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Digging Deeper: Players Who Wore No. 90

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Matt Gutridge's picture
June 3, 2018 at 8:05am

Today we are 90 days away from Ohio State's season opener versus Oregon State. Below you will find a list of the 28 players who wore number 90 for the Buckeyes. Today's article will feature the careers of Dr. Warren Amling, Lorenzo Styles and Quinn Pitcock.

Warren Amling's bio is a great read. Interesting man who turned down a chance to play in the NFL.

Today's Trivia Questions

Warren Amling is the only member of the College Football Hall of Fame to achieve what in college basketball?

Can you name the player who wore No. 90 and was a digital defensive stud on Bill Walsh College Football?

Why did Quinn Pitcock retire from the NFL after one season?

Players Who Wore No. 90 At Ohio State
Jack Stephenson* 1941                   1941
James Rees 1942                   1942
Martin Amling* 1943                    
Warren Amling 1944-46     1945, 1946 1946   1945, 1946       1944-46
Dale King* 1948                    
Richard Thomas 1951-52                   1951-52
Harvey Hermann 1959                   1959
Joseph Nourse 1961                    
Eric Lagwig 1963                    
Gary Cairns 1966-67                   1966-67
Thomas Encrement 1968-69                    
Willie "Merve" Teague* 1970-71                   1970-71
Mike Coady 1972                    
Patrick Curto 1973-75                 1974, 1975 1973-75
Davis Hall 1976                    
Anthony Megaro 1977-80                   1977-80
Don Braun 1982                   1982
Fred Ridder 1984-87                   1984-87
Don Morris 1986                    
Rich Frimel 1988-91                 1989 1988-91
Lorenzo Styles 1992-94           1993, 1994       1992-94
Clinton Wayne 1996-00                   1997-00
Quinton Thomas 2001                    
Quinn Pitcock 2002-06     2006 2006   2006     2003 2003-06
Thadeus Gibson 2008-09                   2008-09
Darryl Baldwin 2010                    
Tommy Schutt 2012-15                   2012-15
Bryan Kristan 2016-17                    

*Wore another number at Ohio State
Did not earn a varsity letter while wearing No. 90

Dr. Warren E. Amling Offensive Guard and Tackle (1944-46)
1924 (Pana, IL)
High School: Pana High School
Death: 2001

Ohio State
1944 team went 9-0 and won the Big Ten championship.
Ohio State went 20-5-2 during Amling's three seasons.

1945 All-American
1946 All-American
1946 Captain
1981 inducted into the Ohio State Varsity O Hall of Fame
1984 inducted into the College Football Hall of Fame.
2000 Named to the Ohio State Football All-Century Team.

Started on Ohio State's basketball team.
Played in three NCAA Basketball Tournaments.
Only member of the College Football Hall of Fame to start in an NCAA Final Four game.
Named All-American at Guard in 1945 and Tackle in 1946.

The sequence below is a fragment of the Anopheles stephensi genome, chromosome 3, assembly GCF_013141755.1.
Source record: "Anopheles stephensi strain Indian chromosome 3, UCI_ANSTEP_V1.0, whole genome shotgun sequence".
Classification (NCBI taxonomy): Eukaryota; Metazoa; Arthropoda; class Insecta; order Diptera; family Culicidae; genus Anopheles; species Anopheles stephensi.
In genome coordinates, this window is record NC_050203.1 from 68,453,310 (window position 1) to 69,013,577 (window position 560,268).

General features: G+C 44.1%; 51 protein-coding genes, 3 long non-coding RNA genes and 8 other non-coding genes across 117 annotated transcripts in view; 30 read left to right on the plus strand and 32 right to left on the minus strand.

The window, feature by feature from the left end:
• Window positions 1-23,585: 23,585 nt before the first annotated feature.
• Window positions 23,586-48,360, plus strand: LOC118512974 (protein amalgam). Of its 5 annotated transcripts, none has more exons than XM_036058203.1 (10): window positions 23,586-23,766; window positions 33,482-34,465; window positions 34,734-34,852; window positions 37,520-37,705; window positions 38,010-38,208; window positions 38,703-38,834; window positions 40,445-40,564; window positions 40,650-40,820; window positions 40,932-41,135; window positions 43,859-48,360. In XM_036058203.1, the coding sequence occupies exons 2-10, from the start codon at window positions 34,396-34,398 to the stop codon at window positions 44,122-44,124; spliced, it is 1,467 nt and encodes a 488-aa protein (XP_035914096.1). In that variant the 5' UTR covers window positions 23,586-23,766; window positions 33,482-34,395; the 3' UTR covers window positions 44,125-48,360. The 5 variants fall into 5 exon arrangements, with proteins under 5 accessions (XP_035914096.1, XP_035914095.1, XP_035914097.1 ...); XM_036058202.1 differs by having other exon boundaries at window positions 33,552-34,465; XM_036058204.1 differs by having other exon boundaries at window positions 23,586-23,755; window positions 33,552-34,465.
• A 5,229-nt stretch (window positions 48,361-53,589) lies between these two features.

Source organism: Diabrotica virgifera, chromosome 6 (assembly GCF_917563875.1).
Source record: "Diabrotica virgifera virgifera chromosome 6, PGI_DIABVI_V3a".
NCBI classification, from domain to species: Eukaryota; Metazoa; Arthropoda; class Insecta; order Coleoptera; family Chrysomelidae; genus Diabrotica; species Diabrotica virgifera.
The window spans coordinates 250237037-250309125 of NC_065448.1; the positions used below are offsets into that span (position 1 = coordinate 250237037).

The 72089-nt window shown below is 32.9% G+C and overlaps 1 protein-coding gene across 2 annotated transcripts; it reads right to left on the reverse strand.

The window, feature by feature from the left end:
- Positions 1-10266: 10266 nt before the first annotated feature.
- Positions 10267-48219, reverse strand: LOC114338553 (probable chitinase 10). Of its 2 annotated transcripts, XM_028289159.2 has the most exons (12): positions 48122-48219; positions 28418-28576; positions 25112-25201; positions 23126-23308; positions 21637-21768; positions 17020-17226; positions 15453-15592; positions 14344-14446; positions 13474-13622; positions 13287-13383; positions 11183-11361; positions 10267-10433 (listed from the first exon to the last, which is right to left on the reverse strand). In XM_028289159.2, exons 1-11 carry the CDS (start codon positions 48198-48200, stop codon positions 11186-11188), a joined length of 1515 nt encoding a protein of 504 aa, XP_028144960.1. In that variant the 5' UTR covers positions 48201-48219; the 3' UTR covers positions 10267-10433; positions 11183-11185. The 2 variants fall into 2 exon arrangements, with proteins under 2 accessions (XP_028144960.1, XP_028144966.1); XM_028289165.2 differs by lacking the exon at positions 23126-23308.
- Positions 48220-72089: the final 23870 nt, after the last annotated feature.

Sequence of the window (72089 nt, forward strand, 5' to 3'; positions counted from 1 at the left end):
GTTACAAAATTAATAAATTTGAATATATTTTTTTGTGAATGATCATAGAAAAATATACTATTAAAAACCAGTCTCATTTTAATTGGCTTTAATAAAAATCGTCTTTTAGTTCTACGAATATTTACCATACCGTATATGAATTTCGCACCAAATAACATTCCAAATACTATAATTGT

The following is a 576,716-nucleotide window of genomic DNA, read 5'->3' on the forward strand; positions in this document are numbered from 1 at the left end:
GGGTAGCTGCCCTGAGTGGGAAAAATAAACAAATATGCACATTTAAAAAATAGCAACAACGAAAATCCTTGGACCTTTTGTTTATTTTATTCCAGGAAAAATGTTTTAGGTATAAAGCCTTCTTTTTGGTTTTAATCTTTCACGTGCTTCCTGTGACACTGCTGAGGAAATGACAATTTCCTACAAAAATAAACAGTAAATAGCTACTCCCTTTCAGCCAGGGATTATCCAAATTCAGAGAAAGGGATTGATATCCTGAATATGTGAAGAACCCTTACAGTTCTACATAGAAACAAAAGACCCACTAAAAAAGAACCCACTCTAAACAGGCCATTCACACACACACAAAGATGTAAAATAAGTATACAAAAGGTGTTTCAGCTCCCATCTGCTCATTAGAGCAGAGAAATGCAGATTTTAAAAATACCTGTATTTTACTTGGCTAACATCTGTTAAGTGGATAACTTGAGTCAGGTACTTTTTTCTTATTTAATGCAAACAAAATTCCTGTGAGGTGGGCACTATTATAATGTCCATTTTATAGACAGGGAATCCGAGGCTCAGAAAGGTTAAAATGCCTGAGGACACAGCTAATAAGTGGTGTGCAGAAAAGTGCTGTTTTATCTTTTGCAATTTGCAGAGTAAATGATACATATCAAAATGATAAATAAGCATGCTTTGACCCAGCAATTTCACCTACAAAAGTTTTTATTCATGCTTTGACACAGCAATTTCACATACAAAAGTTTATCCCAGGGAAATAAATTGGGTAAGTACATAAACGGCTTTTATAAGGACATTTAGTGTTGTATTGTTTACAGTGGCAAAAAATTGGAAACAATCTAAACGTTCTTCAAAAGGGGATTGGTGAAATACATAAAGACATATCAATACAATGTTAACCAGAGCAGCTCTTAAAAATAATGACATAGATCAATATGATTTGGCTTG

Became a veterinarian in London, Ohio instead of playing for the NY Giants.

Dr. Warren Amling's Ohio State career per Wikipedia:

In 1945 Amling was a unanimous All-America selection at guard on theBuckeye football team and finished seventh in the vote for the Heisman Trophy. In 1946 he was elected the team captain and volunteered to move totackle, a position where the team was thinner. At this new position he was again named an All American by the Sporting News and the Football Writers Association of America. Amling was inducted into the Ohio State Varsity O Hall of Fame in 1981 and the College Football Hall of Fame in 1984, and was selected to the Ohio State Football All-Century Team (at guard) in 2000.

Amling was also a starter for the Ohio State basketball team. He is the only member of the College Football Hall of Fame to start in an NCAA Final Four game.

Amling graduated from Ohio State in 1947 and turned down a chance to play for the New York Giants, choosing instead to practice veterinary medicine in London, Ohio. He served as a member of the board of directors of Wittenberg University in the late 1970s.

Lorenzo Styles LB (1992-94)
1974 (Sharon, PA)
High School: Farrell (PA)

Ohio State
The Buckeyes tied for first place in the Big Ten in 1993.
Ohio State went 27-8-2 during Styles' three seasons.

1993 All-Big Ten
1994 All-Big Ten
Mercy County Hall of Fame

A member of the Super Bowl XXXIV winning St. Louis Rams.
Played 6 seasons in the NFL.
2009-10 Coached Linebackers at Ohio Dominican University.
Attended Independence High School in Columbus in 1990.

More about Lorenzo Styles from whoislog.com:

Lorenzo Styles (born January 31, 1974 in Sharon, Pennsylvania) is a former professional American football player who played linebacker for six seasons for the Atlanta Falcons and St. Louis Rams, and spent half a season as the Head Coach of the Marion Blue Racers.

As a prep star at Farrell High School in Farrell, Pennsylvania from 1990 and 1991, he was inducted into the Mercer County Hall of Fame. He also attended Independence High School in Columbus, Ohio Heavily recruited by Ohio State University in which he received a full ride and played for Coach John Cooper for 3 seasons before he decided to take his talents to the NFL early.